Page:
I look so fat today. I have two chins. I hate my thighs. I’m not eating today.
How many times have you said these things? Heard these things? Had a whole conversation about something along these lines? Yeah. That’s what I thought. Look, I do it too. I have the mental recording that drones on and on.
The other day a friend of mine posted a comment on a photo on facebook. “I look like I’m pregnant even though I’m not.”
This got me thinking. For one, my friend isn’t even remotely fat. She’s a swimmer! For another, she’s never been pregnant. I’ll admit, my first emotion was a little anger. It was an inconsiderate thing to say to someone who was recently pregnant and does have a post-pregnancy body situation. In fact, I still look pregnant. And what hurt my feelings was the conflation of “I look pregnant” with “I look fat.” Gee thanks. So what does that mean for how I look right now?
But after I got over my pity party, I was still thinking about this whole fat-talk thing. I’m raising a girl, after all. I don’t want her to get weighed down (no pun intended) with all this self-hating, fat-picking bullshit. But how do I stop it?
This was on my mind while I was on vacation visiting friends in Portland. My best friend has a daughter who is on the cusp of tweendom. It was a beautiful sunny day and she wanted to go for a bike ride with her dad. As she waited to get going, she told me that she had to work off the two cupcakes, soda and chips she ate at a birthday party earlier. She told me she didn’t want to get fat. This girl is a perfectly healthy, thin little girl! She rarely eats like that. And yet, this nasty little self-hate talk is creeping into her young life.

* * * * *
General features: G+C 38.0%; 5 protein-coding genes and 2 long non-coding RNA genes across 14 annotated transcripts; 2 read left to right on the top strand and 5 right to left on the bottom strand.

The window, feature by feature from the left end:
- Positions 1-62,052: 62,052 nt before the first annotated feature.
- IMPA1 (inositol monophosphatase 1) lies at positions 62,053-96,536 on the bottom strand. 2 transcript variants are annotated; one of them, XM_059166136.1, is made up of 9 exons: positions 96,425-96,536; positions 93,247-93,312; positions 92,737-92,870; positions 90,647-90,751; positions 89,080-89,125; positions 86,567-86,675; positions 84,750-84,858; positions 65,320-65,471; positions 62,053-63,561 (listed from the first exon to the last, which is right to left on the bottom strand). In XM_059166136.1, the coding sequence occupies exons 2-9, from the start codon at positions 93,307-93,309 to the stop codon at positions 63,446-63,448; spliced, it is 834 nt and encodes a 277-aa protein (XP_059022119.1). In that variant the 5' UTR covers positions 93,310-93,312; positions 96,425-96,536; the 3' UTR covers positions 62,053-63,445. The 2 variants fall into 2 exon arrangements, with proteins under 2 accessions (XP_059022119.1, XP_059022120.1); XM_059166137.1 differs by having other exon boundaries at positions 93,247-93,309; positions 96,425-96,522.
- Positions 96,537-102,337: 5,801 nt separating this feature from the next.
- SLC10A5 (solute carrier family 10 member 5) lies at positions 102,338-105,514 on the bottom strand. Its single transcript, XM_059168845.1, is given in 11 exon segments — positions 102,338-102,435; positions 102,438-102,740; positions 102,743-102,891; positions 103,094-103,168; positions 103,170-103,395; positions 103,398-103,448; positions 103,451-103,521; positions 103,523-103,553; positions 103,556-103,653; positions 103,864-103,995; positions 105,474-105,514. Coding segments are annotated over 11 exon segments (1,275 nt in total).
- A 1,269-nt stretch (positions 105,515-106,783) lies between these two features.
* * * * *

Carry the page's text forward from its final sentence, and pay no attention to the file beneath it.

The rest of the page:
It breaks my heart.
Why do we keep doing this to generation after generation of girls? Why do we hate ourselves so much that we have to transfer it to the next wave? While the media and society certainly have roles in this, there’s enough blame to go around for us, too.
I don’t know how I’m going to deal with this with my daughter. There will be talks, life lessons and some stuff I can’t control. But what about the piece I can control? I can control what I say. No more, “I’m so fat” crap. No more talking about how I could be pretty if I just lost 20 pounds. I can share this idea with others in my life and hope they can stop, too (at least around my daughter). I’ll do my best to live by example. I won’t stand in front of a mirror and curse my round belly, as I watched my mother do. We can talk about how good it feels to be strong and healthy so we can do fun things like playing at the playground, swimming, hiking and riding a bike.
I want my daughter to feel as beautiful as she is smart. And I hope I never hear her say, “I am so fat.”